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Titolo:
The effects of olanzapine, risperidone, and haloperidol on plasma prolactin levels in patients with schizophrenia
Autore:
David, SR; Taylor, CC; Kinon, BJ; Breier, A;
Indirizzi:
Eli Lilly & Co, Lilly Corp Ctr, Lilly Res Labs, Indianapolis, IN 46285 USAEli Lilly & Co Indianapolis IN USA 46285 Labs, Indianapolis, IN 46285 USA
Titolo Testata:
CLINICAL THERAPEUTICS
fascicolo: 9, volume: 22, anno: 2000,
pagine: 1085 - 1096
SICI:
0149-2918(200009)22:9<1085:TEOORA>2.0.ZU;2-E
Fonte:
ISI
Lingua:
ENG
Soggetto:
DOUBLE-BLIND; RECEPTOR OCCUPANCY; CLOZAPINE; PLACEBO; TRIAL; DISORDERS;
Keywords:
olanzapine; prolactin; atypical antipsychotic agents; haloperidol; risperidone;
Tipo documento:
Article
Natura:
Periodico
Settore Disciplinare:
Clinical Medicine
Citazioni:
29
Recensione:
Indirizzi per estratti:
Indirizzo: David, SR Eli Lilly & Co, Lilly Corp Ctr, Lilly Res Labs, Drop Code 1748, Indianapolis, IN 46285 USA Eli Lilly & Co Drop Code 1748 Indianapolis IN USA 46285 6285 USA
Citazione:
S.R. David et al., "The effects of olanzapine, risperidone, and haloperidol on plasma prolactin levels in patients with schizophrenia", CLIN THER, 22(9), 2000, pp. 1085-1096

Abstract

Background: There is relatively little comparative information on elevations in plasma prolactin level (PRL) with conventional versus novel antipsychotic agents. Objective: This paper examines the comparative effects on PRL of olanzapine, risperidone, and haloperidol based on data from 3 multicenter, double-blind, randomized clinical trials. Magnitude of response, dose dependency, time course, effects of sex and age, and response to switching from haloperidol to olanzapine are assessed. Methods: The effects of olanzapine, risperidone, and haloperidol on PRL were assessed in patients with schizophrenia or related psychoses participating in 3 double-blind clinical trials: (1) a 6-week acute trial comparing olanzapine 5 to 20 mg/d (n = 1336) and haloperidol 5 to 20 mg/d (n = 660), with a 1-year, open-label olanzapine extension for responders; (2) a 54-week study comparing olanzapine 5 to 20 mg/d (n = 21), risperidone 4 to 10 mg/d (n = 21), and haloperidol 5 to 20 mg/d (n = 23) in early illness; and (3) a28-week study comparing olanzapine 10 to 20 mg/d (n = 172) and risperidone4 to 12 mg/d (n = 167). Results: PRL elevations were significantly greater with risperidone than with either olanzapine or haloperidol in study 2, and significantly greater than with olanzapine in study 3 tall, P < 0.0001). PRL elevations were significantly greater with haloperidol than with olanzapine in study 1 (P < 0.001). A dose-response relationship was not consistently confirmed with any of the drug treatments. Risperidone-associated PRL elevations peaked relatively early in treatment. In haloperidol- and risperidone-treated patients, the mean change in PRL was greater in women than in men. PRL decreased significantly when treatment was switched from haloperidol to olanzapine. Conclusions: This side-by-side analysis of 3 independent studies suggests that with the 3 antipsychotic drugs studied, PRL is elevated moderately by olanzapine (mean change, 1-4 ng/mL), intermediately by haloperidol (mean change, approximate to 17 ng/mL), and strongly by risperidone (mean change, 45-80 ng/mL). No consistent dose-response relationship was observed, and thetime course and sex-dependency of the response differed between the 3 agents. Patients with haloperidol-induced hyperprolactinemia may benefit from aswitch to olanzapine. Longterm studies examining the health consequences of chronic hyperprolactinemia during antipsychotic treatment are needed.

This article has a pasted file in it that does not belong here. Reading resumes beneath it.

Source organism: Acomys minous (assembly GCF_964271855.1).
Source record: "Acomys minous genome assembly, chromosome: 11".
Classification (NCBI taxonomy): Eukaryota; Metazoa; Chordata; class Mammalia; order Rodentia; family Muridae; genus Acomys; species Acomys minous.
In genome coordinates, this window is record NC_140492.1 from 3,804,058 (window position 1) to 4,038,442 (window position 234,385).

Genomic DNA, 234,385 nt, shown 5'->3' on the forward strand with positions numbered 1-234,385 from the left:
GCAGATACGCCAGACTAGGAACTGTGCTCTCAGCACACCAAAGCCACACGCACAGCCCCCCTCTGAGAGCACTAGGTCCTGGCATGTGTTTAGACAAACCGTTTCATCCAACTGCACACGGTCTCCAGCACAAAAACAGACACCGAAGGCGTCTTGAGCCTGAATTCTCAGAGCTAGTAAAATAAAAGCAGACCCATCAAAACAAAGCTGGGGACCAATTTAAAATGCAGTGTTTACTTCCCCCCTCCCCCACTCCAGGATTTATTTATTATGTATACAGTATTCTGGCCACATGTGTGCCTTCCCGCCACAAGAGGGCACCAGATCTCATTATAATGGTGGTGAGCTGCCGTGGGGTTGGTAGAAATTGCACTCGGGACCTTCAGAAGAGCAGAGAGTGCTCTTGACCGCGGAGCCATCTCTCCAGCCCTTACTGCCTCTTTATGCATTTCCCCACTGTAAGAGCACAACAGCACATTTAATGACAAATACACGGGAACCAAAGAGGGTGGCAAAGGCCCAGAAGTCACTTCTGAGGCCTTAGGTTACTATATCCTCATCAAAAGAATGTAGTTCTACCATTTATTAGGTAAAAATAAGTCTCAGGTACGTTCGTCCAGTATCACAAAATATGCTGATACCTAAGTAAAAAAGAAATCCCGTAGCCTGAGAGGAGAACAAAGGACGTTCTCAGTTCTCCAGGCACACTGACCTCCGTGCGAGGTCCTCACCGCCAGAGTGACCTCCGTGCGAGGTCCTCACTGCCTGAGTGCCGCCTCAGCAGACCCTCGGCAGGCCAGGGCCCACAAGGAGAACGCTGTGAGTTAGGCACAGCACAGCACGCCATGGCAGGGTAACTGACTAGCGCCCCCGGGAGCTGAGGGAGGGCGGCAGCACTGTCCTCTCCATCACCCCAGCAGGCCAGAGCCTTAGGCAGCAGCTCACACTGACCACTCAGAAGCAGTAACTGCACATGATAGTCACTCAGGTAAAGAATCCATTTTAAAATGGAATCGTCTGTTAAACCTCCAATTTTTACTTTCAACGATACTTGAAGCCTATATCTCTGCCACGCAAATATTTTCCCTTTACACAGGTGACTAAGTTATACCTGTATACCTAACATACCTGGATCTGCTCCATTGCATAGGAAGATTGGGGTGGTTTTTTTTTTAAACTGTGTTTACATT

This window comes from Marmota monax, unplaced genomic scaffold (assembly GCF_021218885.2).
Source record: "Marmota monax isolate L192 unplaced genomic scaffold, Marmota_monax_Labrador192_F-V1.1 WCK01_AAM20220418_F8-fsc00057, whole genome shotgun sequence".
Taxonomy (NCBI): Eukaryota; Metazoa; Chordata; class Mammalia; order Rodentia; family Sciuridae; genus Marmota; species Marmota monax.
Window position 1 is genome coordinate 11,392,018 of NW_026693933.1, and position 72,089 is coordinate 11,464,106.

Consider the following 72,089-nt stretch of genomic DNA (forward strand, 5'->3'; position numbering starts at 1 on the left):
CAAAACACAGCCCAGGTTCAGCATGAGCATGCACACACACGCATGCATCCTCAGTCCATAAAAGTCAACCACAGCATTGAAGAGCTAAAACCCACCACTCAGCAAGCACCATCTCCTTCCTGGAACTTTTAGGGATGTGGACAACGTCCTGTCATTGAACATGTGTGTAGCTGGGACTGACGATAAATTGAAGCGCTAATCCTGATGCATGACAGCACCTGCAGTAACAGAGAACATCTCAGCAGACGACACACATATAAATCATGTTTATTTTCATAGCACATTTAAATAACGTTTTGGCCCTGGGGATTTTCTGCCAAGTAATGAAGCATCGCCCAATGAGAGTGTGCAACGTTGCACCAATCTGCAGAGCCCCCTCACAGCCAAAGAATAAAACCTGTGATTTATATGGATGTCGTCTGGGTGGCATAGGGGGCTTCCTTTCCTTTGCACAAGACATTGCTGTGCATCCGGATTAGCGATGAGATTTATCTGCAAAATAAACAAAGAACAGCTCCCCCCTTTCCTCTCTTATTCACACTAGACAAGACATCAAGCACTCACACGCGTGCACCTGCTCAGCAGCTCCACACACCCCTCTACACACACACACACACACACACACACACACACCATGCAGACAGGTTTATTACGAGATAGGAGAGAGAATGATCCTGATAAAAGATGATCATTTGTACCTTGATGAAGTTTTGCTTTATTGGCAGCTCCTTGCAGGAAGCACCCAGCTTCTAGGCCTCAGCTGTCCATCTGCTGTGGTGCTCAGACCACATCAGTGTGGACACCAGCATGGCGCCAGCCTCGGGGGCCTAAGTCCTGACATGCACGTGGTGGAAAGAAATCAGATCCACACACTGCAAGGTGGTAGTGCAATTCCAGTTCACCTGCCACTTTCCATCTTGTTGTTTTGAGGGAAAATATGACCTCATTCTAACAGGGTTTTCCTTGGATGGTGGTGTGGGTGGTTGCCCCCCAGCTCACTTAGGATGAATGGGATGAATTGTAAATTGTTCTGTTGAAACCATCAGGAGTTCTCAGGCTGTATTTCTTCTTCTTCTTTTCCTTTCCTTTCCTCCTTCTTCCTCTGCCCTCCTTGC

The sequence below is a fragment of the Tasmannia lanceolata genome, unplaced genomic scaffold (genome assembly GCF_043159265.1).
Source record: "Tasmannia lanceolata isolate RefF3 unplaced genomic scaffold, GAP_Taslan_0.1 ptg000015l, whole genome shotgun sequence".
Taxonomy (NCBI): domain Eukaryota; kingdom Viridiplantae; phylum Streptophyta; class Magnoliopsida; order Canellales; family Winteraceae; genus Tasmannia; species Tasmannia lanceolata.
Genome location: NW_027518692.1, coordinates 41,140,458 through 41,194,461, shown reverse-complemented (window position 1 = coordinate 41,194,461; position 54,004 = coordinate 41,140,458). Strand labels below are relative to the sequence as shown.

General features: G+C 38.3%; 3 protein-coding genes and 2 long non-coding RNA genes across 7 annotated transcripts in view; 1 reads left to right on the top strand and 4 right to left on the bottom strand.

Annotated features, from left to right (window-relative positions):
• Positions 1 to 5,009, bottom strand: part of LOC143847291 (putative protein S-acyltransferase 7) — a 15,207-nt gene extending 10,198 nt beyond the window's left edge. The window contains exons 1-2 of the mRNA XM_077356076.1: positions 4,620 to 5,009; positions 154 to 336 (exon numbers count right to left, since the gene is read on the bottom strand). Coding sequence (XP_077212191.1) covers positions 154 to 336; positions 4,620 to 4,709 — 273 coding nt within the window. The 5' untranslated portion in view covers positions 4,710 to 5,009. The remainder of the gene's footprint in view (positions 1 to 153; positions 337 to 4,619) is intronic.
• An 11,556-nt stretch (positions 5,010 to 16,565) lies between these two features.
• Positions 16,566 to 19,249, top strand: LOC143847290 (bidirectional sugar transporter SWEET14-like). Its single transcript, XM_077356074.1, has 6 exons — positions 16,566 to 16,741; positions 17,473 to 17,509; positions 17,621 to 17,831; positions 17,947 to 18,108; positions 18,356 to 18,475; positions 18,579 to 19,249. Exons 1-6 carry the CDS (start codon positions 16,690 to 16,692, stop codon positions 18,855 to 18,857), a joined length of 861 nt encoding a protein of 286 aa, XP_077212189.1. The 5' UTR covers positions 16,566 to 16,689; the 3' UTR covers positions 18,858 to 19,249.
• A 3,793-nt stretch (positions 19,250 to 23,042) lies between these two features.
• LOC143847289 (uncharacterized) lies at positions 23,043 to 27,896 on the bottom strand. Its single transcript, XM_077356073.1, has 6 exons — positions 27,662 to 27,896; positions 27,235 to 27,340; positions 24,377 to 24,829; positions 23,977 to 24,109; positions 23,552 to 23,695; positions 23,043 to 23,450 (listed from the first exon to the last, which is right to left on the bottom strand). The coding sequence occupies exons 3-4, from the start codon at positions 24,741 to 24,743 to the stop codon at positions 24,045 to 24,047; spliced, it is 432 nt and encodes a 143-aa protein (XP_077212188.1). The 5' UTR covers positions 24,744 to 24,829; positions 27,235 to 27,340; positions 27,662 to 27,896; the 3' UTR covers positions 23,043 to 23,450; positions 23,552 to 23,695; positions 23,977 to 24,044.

ASDD Area Sistemi Dipartimentali e Documentali, Università di Bologna, Catalogo delle riviste ed altri periodici
Documento generato il 31/03/20 alle ore 10:06:52